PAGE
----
Kyle Wingfield, president of the Georgia Public Policy Foundation, was invited to provide testimony to the Georgia House Agriculture and Consumer Affairs Committee on February 20, 2019, regarding architectural ordinances. His prepared testimony is published below.
GEORGIA HOUSE AGRICULTURE AND CONSUMER AFFAIRS COMMITTEE
WEDNESDAY, FEBRUARY 20, 2019
KYLE WINGFIELD, PRESIDENT, GEORGIA PUBLIC POLICY FOUNDATION
To Chairman McCall and members of the House Agriculture and Consumer Affairs Committee:
Thank you for the invitation to provide testimony today about the issues addressed by House Bill 302. My name is Kyle Wingfield, and I’m the president and CEO of the Georgia Public Policy Foundation, a nonpartisan, nonprofit, 501(c)(3) research institute based in Atlanta.
The Foundation does not endorse or oppose specific legislation. As a market-based, limited-government think tank, we do have serious concerns about some of the practices that “architectural ordinances” attempt to address. Our objections to the kinds of design mandates we see increasingly frequently across Georgia fall into two categories: the practical and the philosophical.
From a practical standpoint, we all know that housing affordability is an important issue, from intown Atlanta to rural Georgia and many places in between. Communities of all sizes struggle to meet workforce housing needs. Yet, virtually all of the design mandates local governments are enacting could be expected to increase the price of building a home. The result may be that local governments mandate regulations imposing higher construction costs on new homes, then turn around and subsidize rents or apply another mandate for affordable-housing set-asides or inclusionary zoning – which end up driving up prices further for those who don’t benefit from them.
Rather than compounding the problem of home prices with additional mandates to offset the cost of the original mandate, governments should stop imposing these burdensome regulations that lead to higher costs in the first place.
To the extent such mandates become common in urban and suburban areas, there is the risk that these government policies will raise price points and push people farther away from their jobs and families than they would otherwise choose. This unfortunate consequence has the potential to lengthen their commutes, worsen traffic congestion and lead to more public spending on transportation infrastructure.
As we saw last year with the legislative debate over the use of wood building materials for multifamily housing, one community’s aesthetic preferences or other interests may have an economic impact for other communities. Just last week, I visited Douglas, Georgia, and saw, among other industries, an expanding industry of aluminum extrusion and fabricating home parts. The growing job market for producing these materials is important to Douglas and other places with similar industry – yet, other communities across Georgia would, without justification, exclude these materials entirely from their housing stock. Why not let the market decide?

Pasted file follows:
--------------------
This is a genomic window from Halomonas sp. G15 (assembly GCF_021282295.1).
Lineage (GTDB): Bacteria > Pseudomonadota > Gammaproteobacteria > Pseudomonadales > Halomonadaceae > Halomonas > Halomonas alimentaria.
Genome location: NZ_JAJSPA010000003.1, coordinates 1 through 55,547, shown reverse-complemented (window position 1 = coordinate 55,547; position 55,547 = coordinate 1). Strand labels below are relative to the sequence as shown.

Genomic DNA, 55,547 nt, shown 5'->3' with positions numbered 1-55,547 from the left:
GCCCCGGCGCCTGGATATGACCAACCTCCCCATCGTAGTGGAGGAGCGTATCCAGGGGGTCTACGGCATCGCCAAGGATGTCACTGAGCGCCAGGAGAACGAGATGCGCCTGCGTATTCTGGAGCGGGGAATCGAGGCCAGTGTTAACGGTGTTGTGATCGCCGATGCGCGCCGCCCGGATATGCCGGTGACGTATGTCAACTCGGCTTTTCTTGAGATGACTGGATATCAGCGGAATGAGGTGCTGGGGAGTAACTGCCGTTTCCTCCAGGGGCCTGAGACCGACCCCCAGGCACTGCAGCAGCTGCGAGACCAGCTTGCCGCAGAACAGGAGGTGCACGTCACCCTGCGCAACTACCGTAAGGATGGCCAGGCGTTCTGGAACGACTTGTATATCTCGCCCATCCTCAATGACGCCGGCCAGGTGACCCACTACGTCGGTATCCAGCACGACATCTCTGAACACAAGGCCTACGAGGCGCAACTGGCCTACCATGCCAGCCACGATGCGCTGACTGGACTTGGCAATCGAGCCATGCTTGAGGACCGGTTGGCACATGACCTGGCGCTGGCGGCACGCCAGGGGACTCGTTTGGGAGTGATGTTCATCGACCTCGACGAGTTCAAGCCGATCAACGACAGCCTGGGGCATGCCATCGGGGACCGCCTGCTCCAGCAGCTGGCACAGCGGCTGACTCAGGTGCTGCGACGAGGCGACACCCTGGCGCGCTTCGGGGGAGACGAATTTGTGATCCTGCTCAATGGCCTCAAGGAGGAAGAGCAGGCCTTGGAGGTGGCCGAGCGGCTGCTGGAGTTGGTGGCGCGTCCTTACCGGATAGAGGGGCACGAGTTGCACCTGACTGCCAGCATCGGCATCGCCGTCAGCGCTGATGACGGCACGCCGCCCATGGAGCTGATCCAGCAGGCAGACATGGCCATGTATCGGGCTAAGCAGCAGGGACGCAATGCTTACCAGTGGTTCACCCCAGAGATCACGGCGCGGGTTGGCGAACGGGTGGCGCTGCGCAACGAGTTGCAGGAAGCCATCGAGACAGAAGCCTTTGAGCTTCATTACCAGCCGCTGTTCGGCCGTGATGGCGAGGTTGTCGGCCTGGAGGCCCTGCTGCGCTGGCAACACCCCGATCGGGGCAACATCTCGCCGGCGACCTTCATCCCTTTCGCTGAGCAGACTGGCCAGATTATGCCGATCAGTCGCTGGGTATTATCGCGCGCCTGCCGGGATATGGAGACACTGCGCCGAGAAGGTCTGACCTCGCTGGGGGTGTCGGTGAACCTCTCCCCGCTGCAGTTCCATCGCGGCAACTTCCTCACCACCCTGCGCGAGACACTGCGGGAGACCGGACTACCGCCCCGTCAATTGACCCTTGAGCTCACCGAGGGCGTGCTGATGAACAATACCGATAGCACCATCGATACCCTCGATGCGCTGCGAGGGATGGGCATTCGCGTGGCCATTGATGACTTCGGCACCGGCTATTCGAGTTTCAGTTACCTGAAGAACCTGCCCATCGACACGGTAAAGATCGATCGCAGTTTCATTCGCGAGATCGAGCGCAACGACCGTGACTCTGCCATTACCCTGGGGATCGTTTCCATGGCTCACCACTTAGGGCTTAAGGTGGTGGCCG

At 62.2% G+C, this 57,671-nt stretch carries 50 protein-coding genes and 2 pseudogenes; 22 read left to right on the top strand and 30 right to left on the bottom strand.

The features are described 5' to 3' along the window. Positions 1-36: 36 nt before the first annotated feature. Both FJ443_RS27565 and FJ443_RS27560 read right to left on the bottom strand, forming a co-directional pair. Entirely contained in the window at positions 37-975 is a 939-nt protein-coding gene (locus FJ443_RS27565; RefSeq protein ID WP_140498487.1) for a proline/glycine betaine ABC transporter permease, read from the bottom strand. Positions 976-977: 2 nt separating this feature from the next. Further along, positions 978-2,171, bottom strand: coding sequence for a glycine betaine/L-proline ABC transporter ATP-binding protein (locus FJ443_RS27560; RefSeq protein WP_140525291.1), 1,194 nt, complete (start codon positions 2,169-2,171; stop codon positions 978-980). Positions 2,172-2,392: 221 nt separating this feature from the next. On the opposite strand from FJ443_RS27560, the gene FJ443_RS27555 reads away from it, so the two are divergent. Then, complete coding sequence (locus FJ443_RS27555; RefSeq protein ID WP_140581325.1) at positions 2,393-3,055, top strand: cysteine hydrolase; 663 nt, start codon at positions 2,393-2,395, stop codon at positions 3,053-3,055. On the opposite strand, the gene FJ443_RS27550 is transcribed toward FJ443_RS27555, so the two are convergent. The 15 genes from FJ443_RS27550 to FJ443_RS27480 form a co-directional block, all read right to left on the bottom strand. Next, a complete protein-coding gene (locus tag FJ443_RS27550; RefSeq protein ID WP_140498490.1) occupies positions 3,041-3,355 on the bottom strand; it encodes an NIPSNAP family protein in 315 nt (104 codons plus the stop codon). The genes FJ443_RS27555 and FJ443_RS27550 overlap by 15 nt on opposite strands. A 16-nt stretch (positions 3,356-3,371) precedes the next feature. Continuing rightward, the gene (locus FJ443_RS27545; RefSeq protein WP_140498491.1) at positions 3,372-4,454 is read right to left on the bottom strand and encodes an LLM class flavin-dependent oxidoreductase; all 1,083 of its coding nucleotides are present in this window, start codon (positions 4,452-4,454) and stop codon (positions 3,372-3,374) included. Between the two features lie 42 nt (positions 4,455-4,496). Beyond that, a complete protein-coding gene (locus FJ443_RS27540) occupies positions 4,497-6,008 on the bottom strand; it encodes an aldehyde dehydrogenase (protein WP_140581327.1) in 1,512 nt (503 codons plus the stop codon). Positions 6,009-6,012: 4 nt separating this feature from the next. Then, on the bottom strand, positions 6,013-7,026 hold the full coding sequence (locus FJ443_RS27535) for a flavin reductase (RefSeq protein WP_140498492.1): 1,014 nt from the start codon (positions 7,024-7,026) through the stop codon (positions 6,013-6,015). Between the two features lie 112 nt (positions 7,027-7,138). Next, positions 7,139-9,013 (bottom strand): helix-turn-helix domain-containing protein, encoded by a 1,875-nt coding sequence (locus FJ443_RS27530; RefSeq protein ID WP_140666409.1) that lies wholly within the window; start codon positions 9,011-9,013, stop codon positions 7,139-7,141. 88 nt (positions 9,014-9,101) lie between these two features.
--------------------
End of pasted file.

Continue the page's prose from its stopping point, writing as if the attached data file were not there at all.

Finally, from the practical standpoint, legitimate health and safety concerns are valid considerations in building codes, but not the aesthetically motivated design mandates we see across the state.
From a philosophical standpoint, the defenders of these policies depict them as a matter of local control. Certainly, local control is an important concept. But nothing is more “local” than one’s own property, and the bar for government infringing on the “control” of one’s own property should be set far higher than some kind of conventional wisdom about aesthetics – which could be here today, gone tomorrow. The same goes for “home rule” – literally, in this case about who makes the rules about a Georgian’s private home.
Of course, we are assuming these design mandates actually represent some kind of consensus about aesthetics. It is quite possible instead that a relatively small group of people are enforcing their norms and preferences on others through these kinds of mandates. There are many anecdotes about a single city or county official capriciously imposing a design-driven requirement on a homeowner or builder. To the extent communities smaller than an entire city or county wish to enforce design preferences through mandates, homeowners associations already have the tools available to them.
As I already mentioned, cost is a key concern. One might argue the differences in cost shrink over time, when we consider maintenance costs or home price appreciation for one material relative to another. But again, these are personal preferences that should be determined by buyers and sellers of private property in the market, not by government. For example, a young family’s best option to become homeowners and begin building wealth may be to purchase a home with lower upfront costs. As we seek to promote opportunity and upward mobility, we should let them make the choice that’s best for them.
Finally, the types of mandates pursued today for aesthetic reasons may someday be pursued for other reasons. Consider the recent mandate in California for new houses to have solar panels on them, another large and unnecessary cost.
Georgia has prospered in large part because it has let the market – individual buyers and sellers of goods and services – dictate many matters that other states have sought to micro-manage through regulation. As we seek to continue and extend that prosperity, and to allow a larger share of Georgians than ever to participate in it, it is vital that our state and local governments not forget that.
The Foundation’s Criminal Justice Initiative pushed the problems to the forefront, proposed practical solutions, brought in leaders from other states to share examples, and created this nonpartisan opportunity. (At the signing of the 2012 Criminal Justice Reform bill.)